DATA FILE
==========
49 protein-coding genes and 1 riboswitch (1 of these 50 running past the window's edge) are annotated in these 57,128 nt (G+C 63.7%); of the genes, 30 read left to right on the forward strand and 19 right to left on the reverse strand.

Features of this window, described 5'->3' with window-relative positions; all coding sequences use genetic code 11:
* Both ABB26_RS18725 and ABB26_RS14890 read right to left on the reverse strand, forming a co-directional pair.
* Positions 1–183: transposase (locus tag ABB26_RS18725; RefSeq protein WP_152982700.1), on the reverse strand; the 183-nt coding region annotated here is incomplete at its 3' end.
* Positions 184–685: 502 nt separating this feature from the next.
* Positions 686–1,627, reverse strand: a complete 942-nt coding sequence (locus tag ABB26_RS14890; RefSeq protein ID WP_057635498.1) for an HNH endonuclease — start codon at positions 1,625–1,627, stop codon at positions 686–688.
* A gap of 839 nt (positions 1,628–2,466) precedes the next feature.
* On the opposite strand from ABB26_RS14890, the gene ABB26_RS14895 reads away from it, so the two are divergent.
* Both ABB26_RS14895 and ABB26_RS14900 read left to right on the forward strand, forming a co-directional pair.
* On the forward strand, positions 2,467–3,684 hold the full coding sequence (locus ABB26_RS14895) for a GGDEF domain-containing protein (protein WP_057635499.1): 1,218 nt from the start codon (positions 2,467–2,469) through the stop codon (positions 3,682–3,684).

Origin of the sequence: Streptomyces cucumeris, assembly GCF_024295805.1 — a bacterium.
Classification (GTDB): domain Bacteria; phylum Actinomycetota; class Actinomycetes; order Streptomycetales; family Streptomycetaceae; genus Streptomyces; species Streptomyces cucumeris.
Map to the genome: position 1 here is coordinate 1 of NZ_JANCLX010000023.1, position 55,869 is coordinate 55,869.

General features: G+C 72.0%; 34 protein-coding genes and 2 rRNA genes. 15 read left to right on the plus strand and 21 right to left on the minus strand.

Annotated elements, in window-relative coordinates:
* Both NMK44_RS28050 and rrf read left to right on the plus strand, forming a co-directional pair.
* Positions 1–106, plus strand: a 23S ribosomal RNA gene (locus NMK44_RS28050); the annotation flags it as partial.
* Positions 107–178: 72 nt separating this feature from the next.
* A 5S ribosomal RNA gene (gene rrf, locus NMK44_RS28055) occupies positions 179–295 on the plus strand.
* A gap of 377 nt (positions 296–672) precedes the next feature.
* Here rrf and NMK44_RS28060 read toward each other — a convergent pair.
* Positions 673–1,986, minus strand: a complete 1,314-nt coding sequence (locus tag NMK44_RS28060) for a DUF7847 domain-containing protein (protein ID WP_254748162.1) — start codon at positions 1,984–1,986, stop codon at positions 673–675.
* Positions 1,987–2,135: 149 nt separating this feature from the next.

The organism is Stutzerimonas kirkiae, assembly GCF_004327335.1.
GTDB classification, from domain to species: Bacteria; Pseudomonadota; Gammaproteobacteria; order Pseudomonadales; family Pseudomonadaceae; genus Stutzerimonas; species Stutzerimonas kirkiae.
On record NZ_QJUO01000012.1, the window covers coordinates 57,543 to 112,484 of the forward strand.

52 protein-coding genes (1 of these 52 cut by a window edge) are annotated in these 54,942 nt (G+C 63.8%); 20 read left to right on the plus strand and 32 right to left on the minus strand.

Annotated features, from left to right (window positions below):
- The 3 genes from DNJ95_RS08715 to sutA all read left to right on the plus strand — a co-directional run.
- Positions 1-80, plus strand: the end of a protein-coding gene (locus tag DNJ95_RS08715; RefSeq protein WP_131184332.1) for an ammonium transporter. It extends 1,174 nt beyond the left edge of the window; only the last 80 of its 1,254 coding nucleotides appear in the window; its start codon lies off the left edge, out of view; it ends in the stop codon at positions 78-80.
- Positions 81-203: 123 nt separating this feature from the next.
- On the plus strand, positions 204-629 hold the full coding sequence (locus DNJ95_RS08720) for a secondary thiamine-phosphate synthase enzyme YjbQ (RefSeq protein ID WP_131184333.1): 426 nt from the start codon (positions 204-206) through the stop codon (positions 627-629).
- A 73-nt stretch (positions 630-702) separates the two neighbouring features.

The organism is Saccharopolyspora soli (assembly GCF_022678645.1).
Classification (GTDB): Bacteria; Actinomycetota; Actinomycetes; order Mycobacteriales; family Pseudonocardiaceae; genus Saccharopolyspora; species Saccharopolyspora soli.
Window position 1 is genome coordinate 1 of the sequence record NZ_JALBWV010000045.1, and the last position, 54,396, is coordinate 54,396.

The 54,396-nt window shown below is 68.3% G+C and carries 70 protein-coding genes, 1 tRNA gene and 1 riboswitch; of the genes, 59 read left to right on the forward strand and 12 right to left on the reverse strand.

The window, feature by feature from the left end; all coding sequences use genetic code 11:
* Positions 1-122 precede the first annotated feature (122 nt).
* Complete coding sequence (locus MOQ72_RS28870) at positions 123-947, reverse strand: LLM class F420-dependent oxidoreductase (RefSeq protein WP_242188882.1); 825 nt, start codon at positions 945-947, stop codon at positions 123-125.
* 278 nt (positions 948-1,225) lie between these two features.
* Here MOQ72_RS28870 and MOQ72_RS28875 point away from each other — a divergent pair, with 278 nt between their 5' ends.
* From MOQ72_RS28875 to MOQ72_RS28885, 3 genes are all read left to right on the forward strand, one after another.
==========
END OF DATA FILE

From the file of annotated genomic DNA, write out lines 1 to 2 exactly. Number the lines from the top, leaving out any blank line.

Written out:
49 protein-coding genes and 1 riboswitch (1 of these 50 running past the window's edge) are annotated in these 57,128 nt (G+C 63.7%); of the genes, 30 read left to right on the forward strand and 19 right to left on the reverse strand.

Features of this window, described 5'->3' with window-relative positions; all coding sequences use genetic code 11: